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Hendrik Hertzberg:
[T]he Republican Party of Texas has a dream. Lots of dreams: its platform, unveiled last week, has sixteen thousand words' worth. The road it maps is anything but royal; these good people, after all, are republicans, albeit with a capital “R.” But the document does lead to the G.O.P.’s unconscious, or part of it: its fearsome, rampaging id.

[...] Let's proceed to policy. In the next of its forty pages, the platform demands, among other things,

• That the Texas Legislature should nullify—indeed, “ignore, oppose, refuse, and nullify”—federal laws it doesn't like. (Unmentioned is the fact that, beginning in 1809, the Supreme Court has steadfastedly rejected state nullification of federal laws.)

• That when it comes to “unelected bureaucrats”—i.e., pretty much the entire federal work force above the janitorial level—Congress should “defund and abolish these positions.”

• That the Seventeenth Amendment, which was adopted in 1913, be repealed, so that “the appointment of United States Senators” can again be made by state legislators, not by voters. (Admittedly, the Texas Legislature could hardly do worse.)

• That all federal “enforcement activities” within the borders of Texas—including, presumably, the activities of F.B.I. agents, Justice Department prosecutors, air marshals, immigration officers, agricultural inspectors, and tax auditors—“must be conducted under the auspices of the county sheriff with jurisdiction in that county.”

That last one should be familiar as one of the rallying principles of the militia hero Cliven Bundy, and is based on the unconventional notion that all legal authority in America derives from your local sheriff. It and the other talking points are common touchstones among conspiracy theorists, nullification advocates, secessionists, and modern Republicans.



Blast from the Past. At Daily Kos on this date in 2006The Concrete Clarity of Unvarnished Truth:

Political discourse today, whether it takes place on the Senate floor or on Sunday talk, is slathered with slogans and tired catch-phrases.  It's saturated with bullshit. It's bloated.  It's fat.  It's ineffective.  Great ideas and practical solutions are buried under the avalanche of platitudes that inevitably pour of every politicians mouth, so that every politician regardless of his character ends up sounding the exact same.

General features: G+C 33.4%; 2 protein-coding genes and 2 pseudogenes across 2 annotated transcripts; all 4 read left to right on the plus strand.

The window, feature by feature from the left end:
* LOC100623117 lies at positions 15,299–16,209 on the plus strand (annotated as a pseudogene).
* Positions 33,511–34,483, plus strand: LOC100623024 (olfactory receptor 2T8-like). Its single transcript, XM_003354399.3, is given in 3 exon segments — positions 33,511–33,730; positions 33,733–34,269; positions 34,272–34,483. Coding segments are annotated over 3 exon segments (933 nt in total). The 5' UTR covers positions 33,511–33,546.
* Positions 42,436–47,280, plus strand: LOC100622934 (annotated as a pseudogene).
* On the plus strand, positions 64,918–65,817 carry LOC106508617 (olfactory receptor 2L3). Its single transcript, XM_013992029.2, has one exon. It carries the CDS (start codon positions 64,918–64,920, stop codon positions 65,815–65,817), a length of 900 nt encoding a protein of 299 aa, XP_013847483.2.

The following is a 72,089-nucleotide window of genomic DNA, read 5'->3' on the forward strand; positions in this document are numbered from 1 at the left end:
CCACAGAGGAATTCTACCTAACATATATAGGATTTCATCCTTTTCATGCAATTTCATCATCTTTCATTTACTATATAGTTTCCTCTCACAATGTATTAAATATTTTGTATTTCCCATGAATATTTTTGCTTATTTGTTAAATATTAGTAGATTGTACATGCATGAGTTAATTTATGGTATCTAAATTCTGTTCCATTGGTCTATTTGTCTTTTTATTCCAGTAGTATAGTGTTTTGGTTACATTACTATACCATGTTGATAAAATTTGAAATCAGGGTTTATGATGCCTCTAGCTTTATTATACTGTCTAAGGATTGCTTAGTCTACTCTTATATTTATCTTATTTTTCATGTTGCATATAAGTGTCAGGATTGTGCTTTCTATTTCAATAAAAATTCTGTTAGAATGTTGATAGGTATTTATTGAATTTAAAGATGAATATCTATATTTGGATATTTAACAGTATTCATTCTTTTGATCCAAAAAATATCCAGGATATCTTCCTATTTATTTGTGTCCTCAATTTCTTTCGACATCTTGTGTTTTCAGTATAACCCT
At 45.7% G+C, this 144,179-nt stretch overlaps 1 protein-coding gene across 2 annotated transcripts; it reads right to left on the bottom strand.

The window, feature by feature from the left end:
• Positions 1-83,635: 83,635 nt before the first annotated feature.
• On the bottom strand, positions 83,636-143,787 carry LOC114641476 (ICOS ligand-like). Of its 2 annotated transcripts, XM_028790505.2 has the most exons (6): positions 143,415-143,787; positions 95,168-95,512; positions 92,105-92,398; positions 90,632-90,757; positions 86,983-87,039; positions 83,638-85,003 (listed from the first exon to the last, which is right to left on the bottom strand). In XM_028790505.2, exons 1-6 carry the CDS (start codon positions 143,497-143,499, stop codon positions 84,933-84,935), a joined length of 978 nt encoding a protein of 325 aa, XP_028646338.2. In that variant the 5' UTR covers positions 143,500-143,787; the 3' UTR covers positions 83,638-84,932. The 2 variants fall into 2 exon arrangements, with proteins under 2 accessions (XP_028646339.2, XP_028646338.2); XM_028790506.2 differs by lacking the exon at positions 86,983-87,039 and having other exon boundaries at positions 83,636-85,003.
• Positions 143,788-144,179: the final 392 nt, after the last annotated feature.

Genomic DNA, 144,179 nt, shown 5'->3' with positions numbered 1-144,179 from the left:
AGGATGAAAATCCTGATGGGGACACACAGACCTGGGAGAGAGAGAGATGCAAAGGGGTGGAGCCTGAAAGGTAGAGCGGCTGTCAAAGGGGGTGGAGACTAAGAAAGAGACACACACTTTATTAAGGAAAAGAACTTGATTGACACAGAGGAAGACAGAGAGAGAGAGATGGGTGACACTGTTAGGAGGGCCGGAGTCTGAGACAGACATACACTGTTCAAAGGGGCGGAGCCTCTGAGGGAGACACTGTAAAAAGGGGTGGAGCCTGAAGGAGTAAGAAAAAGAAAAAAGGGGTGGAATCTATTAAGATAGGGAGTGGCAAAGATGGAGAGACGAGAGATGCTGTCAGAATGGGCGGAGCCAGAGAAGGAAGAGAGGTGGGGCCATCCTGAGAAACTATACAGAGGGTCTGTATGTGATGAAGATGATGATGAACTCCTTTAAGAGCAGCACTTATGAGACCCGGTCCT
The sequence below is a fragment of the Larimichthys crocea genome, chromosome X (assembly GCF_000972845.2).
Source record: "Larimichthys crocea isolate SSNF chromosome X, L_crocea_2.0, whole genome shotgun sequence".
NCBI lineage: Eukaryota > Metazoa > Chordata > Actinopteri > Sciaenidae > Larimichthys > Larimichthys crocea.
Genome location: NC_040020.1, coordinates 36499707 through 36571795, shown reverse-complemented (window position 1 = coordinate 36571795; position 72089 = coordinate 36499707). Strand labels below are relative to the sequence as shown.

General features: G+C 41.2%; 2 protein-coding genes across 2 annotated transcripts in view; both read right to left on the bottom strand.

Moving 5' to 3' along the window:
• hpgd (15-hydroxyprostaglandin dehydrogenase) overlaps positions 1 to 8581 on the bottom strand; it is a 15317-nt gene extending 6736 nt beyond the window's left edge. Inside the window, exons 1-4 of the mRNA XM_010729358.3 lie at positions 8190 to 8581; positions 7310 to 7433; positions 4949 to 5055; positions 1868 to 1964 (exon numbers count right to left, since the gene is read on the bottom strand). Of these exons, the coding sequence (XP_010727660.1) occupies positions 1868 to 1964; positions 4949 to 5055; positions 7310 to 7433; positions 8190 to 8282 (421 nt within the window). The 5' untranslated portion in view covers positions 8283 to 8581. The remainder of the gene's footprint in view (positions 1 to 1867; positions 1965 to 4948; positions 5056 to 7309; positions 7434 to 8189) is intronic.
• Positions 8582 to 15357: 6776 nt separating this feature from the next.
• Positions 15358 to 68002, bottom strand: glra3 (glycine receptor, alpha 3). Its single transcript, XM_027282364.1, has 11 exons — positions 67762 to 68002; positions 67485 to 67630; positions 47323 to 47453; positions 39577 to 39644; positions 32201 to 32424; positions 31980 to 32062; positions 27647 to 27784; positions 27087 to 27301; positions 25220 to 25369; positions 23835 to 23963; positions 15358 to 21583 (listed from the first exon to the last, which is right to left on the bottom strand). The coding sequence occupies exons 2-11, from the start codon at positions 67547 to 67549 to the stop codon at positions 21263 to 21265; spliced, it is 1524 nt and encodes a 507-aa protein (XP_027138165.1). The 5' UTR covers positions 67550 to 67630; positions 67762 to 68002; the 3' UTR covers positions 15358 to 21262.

Let's travel back in time to a real no-spin zone. In 1933, Franklin D. Roosevelt was handed the keys to the White House  at a time of national peril, the Great Depression. In hisinauguration speech, Roosevelt spoke plainly to the America people.  He revealed the whole truth, "frankly and boldly":


I am certain that my fellow Americans expect that on my induction into the Presidency I will address them with a candor and a decision which the present situation of our Nation impels. This is preeminently the time to speak the truth, the whole truth, frankly and boldly. Nor need we shrink from honestly facing conditions in our country today. This great Nation will endure as it has endured, will revive and will prosper. So, first of all, let me assert my firm belief that the only thing we have to fear is fear itself--nameless, unreasoning, unjustified terror which paralyzes needed efforts to convert retreat into advance. In every dark hour of our national life a leadership of frankness and vigor has met with that understanding and support of the people themselves which is essential to victory. I am convinced that you will again give that support to leadership in these critical days.

"This Nation asks for action, and action now," he said, and proceeded to state his solution in beautifully simple terms:  putting people to work. What strikes me most about his speech is how he knew at a time when the nation was starving for leadership, talking down to the American people or talking past them with platitudes was not the answer.  Roosevelt followed his frank talk with an offering of hope.

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On today's encore performance of the Kagro in the Morning show, it's the 7/11/13 podcast, with lots of nuclear option background and discussion. Greg Dworkin called in to discuss Eliot Spitzer's run, Bob McDonnell's problems, Snowden/NSA, and more. Afterwards, a crazy GunFAIL story, a discussion of the provocative BusinessWeek "Hedge Fund Myth" cover and just what that myth might really be. We close out the show with at least some of the promised extensive discussion of the looming "nuclear option," and some #KITM only-level detail about what's going on, and what's driving the internal debate.



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